Moreover, peri-implant diseases (mucositis or peri-implantitis) are responsible for several implant losses and, if not treated, may lead to failure of bone healing around the titanium surface11.

Peri-implant diseases might be considered an imbalance of the action of specifc Gram-negative bacteria and spirochetes33 against host organism, caused by a decrease in immunity. They can affect only the mucosa (mucositis) and also the supporting bone, which characterizes peri-implantitis18. These can be developed after the implants are exposed to the oral environment and masticatory loads for a period (at least 1 year in our research) and should be considered especially after the formation phase of the biological distances. Our study considered that implants with peri-implantitis had to present probing depth ≥5 mm, at least one point with bleeding/suppuration on probing and radiographic bone loss >2 mm.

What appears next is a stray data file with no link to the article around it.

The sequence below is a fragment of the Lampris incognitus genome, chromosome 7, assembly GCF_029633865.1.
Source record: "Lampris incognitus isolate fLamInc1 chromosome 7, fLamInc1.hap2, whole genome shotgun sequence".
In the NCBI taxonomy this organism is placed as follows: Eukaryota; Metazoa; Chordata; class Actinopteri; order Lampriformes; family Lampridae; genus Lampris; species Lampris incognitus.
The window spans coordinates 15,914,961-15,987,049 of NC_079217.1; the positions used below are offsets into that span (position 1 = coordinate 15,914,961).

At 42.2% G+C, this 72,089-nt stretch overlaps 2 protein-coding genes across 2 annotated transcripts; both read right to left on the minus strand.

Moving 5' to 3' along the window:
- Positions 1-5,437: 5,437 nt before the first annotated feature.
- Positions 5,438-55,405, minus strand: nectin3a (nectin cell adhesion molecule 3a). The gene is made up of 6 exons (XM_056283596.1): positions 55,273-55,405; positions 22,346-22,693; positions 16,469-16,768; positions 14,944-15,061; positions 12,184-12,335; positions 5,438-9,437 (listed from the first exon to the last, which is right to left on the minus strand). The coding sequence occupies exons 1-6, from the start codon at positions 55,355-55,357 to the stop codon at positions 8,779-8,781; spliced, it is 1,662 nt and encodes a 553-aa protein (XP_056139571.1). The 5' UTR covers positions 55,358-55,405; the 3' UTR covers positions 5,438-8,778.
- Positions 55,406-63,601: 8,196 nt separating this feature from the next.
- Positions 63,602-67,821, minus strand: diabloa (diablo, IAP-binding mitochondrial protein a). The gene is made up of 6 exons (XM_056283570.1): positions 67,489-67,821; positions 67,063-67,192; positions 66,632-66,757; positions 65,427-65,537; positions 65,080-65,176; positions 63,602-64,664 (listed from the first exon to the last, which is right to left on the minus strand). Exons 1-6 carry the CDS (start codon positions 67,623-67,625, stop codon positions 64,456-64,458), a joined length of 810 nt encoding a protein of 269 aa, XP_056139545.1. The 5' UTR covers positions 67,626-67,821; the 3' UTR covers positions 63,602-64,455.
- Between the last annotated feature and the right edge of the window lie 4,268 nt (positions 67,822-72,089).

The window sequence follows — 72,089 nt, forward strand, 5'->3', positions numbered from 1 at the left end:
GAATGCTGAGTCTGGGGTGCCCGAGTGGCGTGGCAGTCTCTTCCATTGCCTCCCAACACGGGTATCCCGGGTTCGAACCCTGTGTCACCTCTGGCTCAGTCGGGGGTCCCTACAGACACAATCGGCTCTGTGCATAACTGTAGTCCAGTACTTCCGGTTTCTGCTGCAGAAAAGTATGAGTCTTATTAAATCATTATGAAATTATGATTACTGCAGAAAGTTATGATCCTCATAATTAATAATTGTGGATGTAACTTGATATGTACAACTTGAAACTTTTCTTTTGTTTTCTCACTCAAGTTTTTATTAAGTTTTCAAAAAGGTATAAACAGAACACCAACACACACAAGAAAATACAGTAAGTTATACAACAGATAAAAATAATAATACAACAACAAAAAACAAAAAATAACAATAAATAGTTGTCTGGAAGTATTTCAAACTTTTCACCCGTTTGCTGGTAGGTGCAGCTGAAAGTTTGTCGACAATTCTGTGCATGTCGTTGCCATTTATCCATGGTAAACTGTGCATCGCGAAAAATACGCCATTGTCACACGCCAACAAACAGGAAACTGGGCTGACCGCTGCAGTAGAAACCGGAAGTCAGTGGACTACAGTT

Based on clinical longitudinal studies, the time of prosthesis installation should be chosen to establish baseline criteria. To establish a baseline, a radiograph should be obtained to determine alveolar bone levels after physiologic remodeling, and peri-implant probing assessments should be performed17.

Regarding patients' hygienic procedures, in order to maintain the implant healthy, it’s crucial to stimulate and orientate them. These procedures should be performed by the patient under professional supervision19. Still, the understanding between the dentist and the technician may facilitate prostheses production with less plaque accumulation potential30. In this context, it is suggested that the lowest amount of implants in total rehabilitation can favor the homeostasis of peri-implant tissues, mainly by the distribution/ position of the implants and their relationship with the prosthetic piece.